While some of the U.S. is caught up in post-season baseball, the legal community is paying close attention to the Department of Justice (DOJ), which keeps knocking out policy home runs.
Since early 2017, the DOJ has announced several positive policy changes aimed at defending the rule of law, promoting effective corporate compliance programs, and addressing the over-enforcement issues faced by many businesses.
And in a recent speech, the head of the DOJ’s Criminal Division, Assistant Attorney General (AAG) Brian Benczkowski stressed the importance of compliance programs, saying “compliance is of ever greater importance in ensuring that companies operate efficiently and within the bounds of the law.”
Now, AAG Benczkowski has issued new guidance on the use of government-imposed monitors.
Monitors have traditionally been used to assess companies’ compliance with the terms of corporate criminal settlements. Individuals that serve in this role are usually third parties approved by the DOJ. They review companies’ compliance policies and make recommendations that management must implement. Monitors are usually kept on company payroll for years, adding costs to already sky-high penalties.
Over time, monitors became a common condition of settlement with the DOJ, even in cases where the benefit of a monitor wasn’t apparent. A recent article from The Wall Street Journal stated that, during the past five years, roughly one-third of corporate criminal investigations settled with the DOJ’s Fraud Section included a monitor.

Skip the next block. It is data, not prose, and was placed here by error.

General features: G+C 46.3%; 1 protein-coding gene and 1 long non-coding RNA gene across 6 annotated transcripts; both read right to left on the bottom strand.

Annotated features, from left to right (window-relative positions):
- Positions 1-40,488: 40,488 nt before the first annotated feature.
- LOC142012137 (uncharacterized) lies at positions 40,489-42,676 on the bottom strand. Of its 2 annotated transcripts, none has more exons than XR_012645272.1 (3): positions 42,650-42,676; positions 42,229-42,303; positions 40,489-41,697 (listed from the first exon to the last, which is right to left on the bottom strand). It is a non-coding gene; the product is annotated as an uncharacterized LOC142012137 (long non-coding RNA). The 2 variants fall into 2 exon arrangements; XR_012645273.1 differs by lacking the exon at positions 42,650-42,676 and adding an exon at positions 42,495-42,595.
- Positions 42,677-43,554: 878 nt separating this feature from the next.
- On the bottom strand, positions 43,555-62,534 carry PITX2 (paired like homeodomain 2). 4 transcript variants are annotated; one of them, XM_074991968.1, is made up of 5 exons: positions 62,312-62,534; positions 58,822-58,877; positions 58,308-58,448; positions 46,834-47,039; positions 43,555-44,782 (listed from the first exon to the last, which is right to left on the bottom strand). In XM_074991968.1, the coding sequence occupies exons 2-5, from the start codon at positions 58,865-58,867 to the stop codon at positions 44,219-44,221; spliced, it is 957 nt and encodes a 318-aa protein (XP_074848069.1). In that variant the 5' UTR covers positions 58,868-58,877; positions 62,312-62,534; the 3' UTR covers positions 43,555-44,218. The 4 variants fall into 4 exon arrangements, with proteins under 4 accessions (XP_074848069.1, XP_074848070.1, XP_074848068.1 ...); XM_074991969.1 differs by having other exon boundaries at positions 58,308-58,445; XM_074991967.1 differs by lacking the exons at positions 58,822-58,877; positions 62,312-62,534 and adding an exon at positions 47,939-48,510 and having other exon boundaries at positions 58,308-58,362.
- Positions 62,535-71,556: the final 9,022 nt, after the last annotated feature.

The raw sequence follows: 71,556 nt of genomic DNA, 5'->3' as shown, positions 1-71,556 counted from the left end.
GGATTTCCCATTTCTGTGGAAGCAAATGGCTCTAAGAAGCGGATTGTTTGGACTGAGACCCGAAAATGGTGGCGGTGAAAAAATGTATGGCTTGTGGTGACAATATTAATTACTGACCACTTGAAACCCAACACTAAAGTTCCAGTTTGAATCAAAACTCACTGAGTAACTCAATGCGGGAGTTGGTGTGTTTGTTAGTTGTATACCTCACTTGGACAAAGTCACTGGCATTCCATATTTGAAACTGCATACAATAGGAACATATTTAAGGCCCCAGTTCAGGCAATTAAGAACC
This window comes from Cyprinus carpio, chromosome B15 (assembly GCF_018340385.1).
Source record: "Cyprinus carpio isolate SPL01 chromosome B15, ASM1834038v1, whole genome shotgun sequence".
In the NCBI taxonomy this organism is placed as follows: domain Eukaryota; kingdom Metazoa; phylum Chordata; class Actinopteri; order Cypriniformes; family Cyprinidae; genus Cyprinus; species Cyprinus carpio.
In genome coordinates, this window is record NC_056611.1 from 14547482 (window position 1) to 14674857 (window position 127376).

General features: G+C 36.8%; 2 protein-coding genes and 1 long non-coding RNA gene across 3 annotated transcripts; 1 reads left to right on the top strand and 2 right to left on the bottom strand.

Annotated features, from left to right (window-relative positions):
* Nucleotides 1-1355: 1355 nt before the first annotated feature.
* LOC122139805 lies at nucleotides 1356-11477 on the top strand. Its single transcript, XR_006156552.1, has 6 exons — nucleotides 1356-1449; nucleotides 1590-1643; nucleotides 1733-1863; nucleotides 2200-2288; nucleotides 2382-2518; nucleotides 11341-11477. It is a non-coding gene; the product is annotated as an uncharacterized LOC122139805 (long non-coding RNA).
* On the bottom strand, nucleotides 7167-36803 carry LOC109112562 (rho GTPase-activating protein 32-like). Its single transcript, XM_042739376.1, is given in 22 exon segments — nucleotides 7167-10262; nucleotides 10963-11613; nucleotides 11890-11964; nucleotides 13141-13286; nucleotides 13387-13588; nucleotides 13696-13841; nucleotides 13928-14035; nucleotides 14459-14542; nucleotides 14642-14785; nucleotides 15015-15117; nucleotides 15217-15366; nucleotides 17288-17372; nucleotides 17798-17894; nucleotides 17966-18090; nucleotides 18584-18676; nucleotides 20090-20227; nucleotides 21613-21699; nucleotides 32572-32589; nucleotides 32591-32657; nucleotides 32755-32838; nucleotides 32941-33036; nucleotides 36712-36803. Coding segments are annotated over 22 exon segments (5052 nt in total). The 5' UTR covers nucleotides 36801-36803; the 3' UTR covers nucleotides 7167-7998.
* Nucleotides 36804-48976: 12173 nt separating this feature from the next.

With this new guidance, the DOJ has taken the position that the imposition of a monitor should only occur when there is a demonstrated need. The memo states: “[w]here a corporation’s compliance program and controls are demonstrated to be effective and appropriately resourced at the time of resolution, a monitor will likely not be necessary.”
Going forward, the DOJ will consider the following criteria when deciding whether a monitor should be used:
- The type of misconduct—such as whether it involved the manipulation of books and records or the exploitation of inadequate internal controls and compliance programs;
- The pervasiveness of the conduct and whether it involved senior management;
- Any investment and improvements a company has made to its corporate compliance program and internal control systems;
- Whether remedial measures have been tested for the ability to prevent or deter similar misconduct in the future;
- Whether the misconduct took place in an inadequate compliance environment that no longer exists;
- Whether misconduct took place under different corporate leadership;
- The unique risks and compliance challenges of the particular region and industry in which a company operates; and
- The financial costs to a company, as well as unnecessary burdens to the business’ operations.
The U.S. Chamber Institute for Legal Reform (ILR) applauds Mr. Benczkowski and the Department for taking this important step that will promote compliance and move the over-enforcement needle in the right direction.